The only thing I knew about Oswald Chambers was that he wrote the devotional, My Utmost For His Highest, which I looked through some years ago (I don't remember if I read it all the way through) and liked some of the concepts that I found in it. When I saw this biography of his wife I thought that it would be a good way to know more about the couple. It really informed me quite a bit and gave me a better picture of these two people, or a rather it gave me the only picture I've had so far as I didn't know really anything at all about them.
Gertrude Annie Hobbes, known as "Biddy" (Oswald's nickname for her), was not expecting the life that God had planned for her. She had trained for and had become excellent at taking shorthand notes and was a good typist as well. Her goal was to be the first female secretary to the prime minister of England. God had other plans. She and Oswald Chambers initially 'fell' in love on a ten day voyage to America. Oswald was a volunteer circuit lecturer for the League of Prayer and had been asked by her mother to look after her daughter on the trip. He was already acquainted with Biddy, but this trip solidified a friendship between the two and initiated a correspondence between them and visits, which led to their becoming engaged and then married.
They served the Lord together, starting a Bible training college for the League of Prayer and after some years, during World War I they left England to work with the YMCA in Egypt ministering to soldiers stationed there. They brought their only child, Kathleen, with them. I really appreciated that instead of seeing Kathleen as secondary to the primary work of ministering to other people, and sending her off to boarding school or having her live with relatives or another family (as other couples involved in mission work sometimes did), they saw her as their own God given responsibility and another person whom God gave them to minister to and so they took her with them. While there, Biddy transcribed Oswald's messages in shorthand, as she had done in England.
After some time of ministering in Egypt Oswald died and Biddy was left a widow and with a young child to look after. Biddy didn't despair and kept on with the work that she believed God still wanted her to do. She took over some of the teaching sessions Oswald had held and often used his works, reading out loud from them. Some time after World War I ended Biddy and Kathleen returned home and Biddy continued the work she had started while in Egypt, of typing up and translating her shorthand notes of Oswald's lectures (she had trunks/boxes full of them) and sorting through and compiling them into pamphlets and books. She saw it as a God-ordained ministry granted to her, to organize and publish her husband's preaching. Late in life Biddy ended up having some mental problems (not fully explained) and she died in 1966 at the age of eighty two.
I want to mention that I had some concerns about Biddy and Oswald's beliefs. But let me say first that this biography seems more like an overview of the couple and their faith, so I am not sure the extent of their beliefs in most of these things. I'll mention a few of my concerns. First, they were associated with the Holiness movement, and from what I understand that is associated with believing that Christians can attain perfect sinless lives on this earth despite having yet unglorified bodies. But Biddy and Oswald never seemed to think that they ever attained that perfection, at least from what I learned of them in this book.
Second, they had some weird views of how God directs His people. They used isolated verses from the Bible to confirm some of their decisions. For instance, while in Egypt, having gone there before sending for Biddy and Kathleen, Oswald was trying to figure out where they would live. I quote from the book, "Oswald possessed no funds to build but expected God to supply what he required. God confirmed the decision when Oswald dread the Daily Light verse that night, taken from 2 Chronicles 6:18: 'Behold, heaven and the heaven of heavens cannot contain thee; how much less this house which I have built!'" That was just plain weird. I think that Chambers was highly in error in treating the Scriptures that way and that he was treading on dangerous ground. That type of hermeneutics seems to make people lean toward becoming modern false 'prophets'. Saying, "thus sayeth the Lord!" when the Lord has not said it (see Ezek 22:28). If the context of the Scriptures do not matter, and if we do not use a literal, grammatical, historical hermeneutic then the Scriptures can be made to say anything we want them to say!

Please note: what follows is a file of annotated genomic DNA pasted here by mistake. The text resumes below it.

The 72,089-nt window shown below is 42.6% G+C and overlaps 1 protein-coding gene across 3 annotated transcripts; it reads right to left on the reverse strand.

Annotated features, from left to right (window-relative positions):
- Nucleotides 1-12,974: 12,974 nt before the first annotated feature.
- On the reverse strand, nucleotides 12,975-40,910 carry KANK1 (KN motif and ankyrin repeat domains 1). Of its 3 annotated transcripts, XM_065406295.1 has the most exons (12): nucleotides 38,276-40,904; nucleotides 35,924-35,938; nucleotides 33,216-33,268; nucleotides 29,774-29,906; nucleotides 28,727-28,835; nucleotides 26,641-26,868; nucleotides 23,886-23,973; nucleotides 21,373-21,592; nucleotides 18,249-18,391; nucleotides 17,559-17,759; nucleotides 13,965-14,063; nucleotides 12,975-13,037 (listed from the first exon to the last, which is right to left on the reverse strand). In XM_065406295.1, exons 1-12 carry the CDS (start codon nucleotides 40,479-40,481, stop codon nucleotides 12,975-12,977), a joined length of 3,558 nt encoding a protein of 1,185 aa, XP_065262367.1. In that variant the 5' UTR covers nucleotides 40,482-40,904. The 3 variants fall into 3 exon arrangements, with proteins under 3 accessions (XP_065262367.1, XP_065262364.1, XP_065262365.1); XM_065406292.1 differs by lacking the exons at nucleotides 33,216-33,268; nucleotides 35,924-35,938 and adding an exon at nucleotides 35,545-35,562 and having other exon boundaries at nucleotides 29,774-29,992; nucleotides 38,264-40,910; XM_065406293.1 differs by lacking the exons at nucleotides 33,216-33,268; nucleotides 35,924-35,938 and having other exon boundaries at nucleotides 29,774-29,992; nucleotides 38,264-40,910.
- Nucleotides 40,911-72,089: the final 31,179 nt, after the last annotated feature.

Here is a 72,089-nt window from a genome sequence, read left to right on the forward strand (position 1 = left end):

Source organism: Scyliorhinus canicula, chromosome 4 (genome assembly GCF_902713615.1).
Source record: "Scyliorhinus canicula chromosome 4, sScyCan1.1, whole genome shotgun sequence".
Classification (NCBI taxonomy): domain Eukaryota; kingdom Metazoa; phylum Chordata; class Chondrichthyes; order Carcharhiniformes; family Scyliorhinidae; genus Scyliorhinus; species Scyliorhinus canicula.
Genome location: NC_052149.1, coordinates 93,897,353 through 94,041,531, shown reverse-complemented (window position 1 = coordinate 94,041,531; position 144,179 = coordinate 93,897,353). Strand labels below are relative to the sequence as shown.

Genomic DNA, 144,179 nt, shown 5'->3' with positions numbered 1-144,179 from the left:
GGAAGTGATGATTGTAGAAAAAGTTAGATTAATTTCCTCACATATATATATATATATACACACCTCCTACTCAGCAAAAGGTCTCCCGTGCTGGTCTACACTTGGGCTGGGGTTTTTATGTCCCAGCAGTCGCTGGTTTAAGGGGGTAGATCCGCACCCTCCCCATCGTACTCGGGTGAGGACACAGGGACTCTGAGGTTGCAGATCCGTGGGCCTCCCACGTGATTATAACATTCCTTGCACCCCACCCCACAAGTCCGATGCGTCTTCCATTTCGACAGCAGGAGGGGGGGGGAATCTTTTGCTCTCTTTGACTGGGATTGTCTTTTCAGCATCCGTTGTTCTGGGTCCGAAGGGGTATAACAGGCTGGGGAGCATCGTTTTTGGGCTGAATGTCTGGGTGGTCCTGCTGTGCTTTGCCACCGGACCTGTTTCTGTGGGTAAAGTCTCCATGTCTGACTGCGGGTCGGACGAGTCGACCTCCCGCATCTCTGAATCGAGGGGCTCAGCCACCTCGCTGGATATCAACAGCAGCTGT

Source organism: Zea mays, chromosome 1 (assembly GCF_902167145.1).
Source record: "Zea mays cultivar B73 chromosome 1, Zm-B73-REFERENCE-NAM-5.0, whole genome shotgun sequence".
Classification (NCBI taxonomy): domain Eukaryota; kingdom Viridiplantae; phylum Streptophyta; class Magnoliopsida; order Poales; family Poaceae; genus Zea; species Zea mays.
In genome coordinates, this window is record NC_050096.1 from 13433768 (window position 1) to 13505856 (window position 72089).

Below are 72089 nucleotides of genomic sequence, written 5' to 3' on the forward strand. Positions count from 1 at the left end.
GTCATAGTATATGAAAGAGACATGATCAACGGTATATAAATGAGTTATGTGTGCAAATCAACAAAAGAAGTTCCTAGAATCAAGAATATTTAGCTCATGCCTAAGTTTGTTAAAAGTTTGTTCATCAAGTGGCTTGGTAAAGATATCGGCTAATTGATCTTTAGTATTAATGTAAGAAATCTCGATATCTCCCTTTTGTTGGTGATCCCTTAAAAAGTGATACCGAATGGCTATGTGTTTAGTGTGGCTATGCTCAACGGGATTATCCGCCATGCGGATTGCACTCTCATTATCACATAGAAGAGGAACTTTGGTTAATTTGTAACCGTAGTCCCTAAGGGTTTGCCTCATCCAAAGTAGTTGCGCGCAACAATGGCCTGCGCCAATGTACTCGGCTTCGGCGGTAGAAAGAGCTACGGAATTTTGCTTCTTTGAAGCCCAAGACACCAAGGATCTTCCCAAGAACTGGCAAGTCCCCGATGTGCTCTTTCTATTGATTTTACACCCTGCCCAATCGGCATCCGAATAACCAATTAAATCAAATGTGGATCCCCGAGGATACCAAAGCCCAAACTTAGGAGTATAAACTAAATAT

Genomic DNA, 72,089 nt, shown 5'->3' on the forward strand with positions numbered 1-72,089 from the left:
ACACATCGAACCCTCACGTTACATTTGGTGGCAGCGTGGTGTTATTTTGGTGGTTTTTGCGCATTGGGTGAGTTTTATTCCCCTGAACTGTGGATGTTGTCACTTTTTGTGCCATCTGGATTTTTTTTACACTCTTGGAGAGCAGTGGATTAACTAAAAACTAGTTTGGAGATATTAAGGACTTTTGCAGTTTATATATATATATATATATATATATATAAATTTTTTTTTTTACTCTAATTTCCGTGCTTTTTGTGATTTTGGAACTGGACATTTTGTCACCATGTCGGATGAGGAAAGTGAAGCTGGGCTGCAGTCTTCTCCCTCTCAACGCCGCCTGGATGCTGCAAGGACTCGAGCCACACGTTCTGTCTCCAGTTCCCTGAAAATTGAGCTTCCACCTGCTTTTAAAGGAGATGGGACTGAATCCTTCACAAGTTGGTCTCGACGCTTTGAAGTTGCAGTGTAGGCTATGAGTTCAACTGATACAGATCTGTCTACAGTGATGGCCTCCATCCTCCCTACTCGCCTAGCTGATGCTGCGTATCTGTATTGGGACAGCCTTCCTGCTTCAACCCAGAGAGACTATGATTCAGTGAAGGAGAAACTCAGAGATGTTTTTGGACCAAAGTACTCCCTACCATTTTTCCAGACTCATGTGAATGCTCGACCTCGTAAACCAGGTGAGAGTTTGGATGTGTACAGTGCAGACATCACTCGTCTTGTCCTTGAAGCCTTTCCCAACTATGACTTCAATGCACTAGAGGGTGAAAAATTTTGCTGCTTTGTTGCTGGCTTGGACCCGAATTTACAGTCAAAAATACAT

And lastly, Biddy 'preached' at times, and that to men. She led some of the study sessions through the Bible (including leading some of the Sunday sessions), and had other studies while in Egypt. I am not sure if she used Oswald's lectures (reading them out loud as she often did for the classes she took over) or if she came up with her own. I felt rather uncomfortable with that as it goes against what the Bible says about women not speaking in a teaching position in an assembly of the church that includes men (and she mainly would have had men as her audience out there in Egypt).
Despite concerns like the above I still liked this biography, it was well written and quite interesting. And I still liked Biddy and Oswald overall and thought that they were good examples, especially in realizing the sovereignty of God in life, and their submission to whatever He ordained to happen in their lives (even recognizing His hand in the interruptions of daily life). I'll end with a quote (from Oswald I think) that I particularly liked, "We have to trust in God whether He sends us money or not, whether He gives us health or not. We must have faith in God, not in His gifts."
Many thanks to the folks at Baker Books for sending me a free review copy of this book (My review did not have to be favorable)!
My Rating: 4 Out of 5 Stars